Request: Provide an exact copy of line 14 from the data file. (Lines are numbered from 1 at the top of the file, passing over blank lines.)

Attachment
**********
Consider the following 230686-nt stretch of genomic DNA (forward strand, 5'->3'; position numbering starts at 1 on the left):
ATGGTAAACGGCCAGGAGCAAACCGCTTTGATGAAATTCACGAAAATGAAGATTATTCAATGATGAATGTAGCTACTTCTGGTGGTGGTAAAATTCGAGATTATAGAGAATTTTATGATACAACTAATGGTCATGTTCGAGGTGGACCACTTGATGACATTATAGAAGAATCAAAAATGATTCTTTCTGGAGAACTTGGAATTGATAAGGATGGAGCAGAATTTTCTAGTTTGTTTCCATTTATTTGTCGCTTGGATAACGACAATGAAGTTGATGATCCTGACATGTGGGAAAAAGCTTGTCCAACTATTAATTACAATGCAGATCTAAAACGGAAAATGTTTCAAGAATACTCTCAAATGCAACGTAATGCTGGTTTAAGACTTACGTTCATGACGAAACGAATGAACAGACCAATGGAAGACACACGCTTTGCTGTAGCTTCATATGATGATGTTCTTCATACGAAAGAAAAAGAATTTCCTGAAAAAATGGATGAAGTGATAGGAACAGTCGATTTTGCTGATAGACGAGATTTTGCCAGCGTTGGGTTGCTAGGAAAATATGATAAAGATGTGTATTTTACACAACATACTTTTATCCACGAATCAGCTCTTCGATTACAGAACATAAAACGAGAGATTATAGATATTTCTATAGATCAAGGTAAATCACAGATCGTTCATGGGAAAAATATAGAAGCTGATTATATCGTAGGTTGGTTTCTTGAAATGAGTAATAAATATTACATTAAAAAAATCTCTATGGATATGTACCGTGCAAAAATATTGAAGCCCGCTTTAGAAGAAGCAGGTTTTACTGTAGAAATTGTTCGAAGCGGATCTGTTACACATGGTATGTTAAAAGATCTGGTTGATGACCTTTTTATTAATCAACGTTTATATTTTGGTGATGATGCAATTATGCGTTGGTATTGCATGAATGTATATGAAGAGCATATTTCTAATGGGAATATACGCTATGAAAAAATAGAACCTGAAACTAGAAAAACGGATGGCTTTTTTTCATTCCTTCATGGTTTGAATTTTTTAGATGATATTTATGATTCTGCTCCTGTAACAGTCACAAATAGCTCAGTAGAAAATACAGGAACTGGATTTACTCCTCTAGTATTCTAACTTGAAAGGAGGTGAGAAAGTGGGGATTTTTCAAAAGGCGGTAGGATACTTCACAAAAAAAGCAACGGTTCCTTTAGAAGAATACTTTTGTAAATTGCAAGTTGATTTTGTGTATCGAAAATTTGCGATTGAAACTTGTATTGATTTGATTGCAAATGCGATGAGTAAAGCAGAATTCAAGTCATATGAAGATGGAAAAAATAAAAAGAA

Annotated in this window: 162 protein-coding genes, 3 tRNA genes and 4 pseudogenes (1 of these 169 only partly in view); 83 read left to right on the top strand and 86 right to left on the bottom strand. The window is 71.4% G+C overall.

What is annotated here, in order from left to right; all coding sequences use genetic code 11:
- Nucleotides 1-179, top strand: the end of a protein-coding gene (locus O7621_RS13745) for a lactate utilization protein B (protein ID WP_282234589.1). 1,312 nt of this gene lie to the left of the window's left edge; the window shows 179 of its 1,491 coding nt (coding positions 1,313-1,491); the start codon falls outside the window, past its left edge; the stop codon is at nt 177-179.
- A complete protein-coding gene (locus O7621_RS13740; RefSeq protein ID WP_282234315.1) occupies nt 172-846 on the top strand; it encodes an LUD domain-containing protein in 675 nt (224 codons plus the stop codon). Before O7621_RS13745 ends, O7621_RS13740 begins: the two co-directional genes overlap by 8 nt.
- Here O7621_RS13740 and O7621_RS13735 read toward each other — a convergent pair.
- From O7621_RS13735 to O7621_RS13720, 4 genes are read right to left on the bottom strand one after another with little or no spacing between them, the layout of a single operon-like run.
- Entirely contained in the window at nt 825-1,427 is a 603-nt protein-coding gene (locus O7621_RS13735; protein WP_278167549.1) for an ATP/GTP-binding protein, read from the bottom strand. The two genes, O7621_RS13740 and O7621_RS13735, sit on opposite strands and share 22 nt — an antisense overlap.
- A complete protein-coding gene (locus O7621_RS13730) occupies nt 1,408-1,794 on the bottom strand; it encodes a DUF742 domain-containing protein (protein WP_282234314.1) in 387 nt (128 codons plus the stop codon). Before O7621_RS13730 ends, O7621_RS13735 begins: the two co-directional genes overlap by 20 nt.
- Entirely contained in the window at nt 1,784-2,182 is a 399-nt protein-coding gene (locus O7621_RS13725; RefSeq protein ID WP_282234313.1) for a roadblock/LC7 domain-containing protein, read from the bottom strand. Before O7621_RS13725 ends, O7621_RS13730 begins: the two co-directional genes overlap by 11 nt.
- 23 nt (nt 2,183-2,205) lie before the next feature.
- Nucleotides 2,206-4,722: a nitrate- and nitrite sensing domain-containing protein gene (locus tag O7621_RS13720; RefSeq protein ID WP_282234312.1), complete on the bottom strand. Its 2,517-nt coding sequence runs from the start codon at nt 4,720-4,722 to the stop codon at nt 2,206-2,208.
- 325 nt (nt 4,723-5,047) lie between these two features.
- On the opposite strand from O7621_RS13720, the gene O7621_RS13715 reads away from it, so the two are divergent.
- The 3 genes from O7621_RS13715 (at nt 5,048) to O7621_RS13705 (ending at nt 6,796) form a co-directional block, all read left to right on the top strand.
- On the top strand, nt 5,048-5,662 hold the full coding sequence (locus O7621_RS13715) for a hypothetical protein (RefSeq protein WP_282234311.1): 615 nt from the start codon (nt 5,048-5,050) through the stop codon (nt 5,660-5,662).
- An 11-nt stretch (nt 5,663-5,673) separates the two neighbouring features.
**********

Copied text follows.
- 325 nt (nt 4,723-5,047) lie between these two features.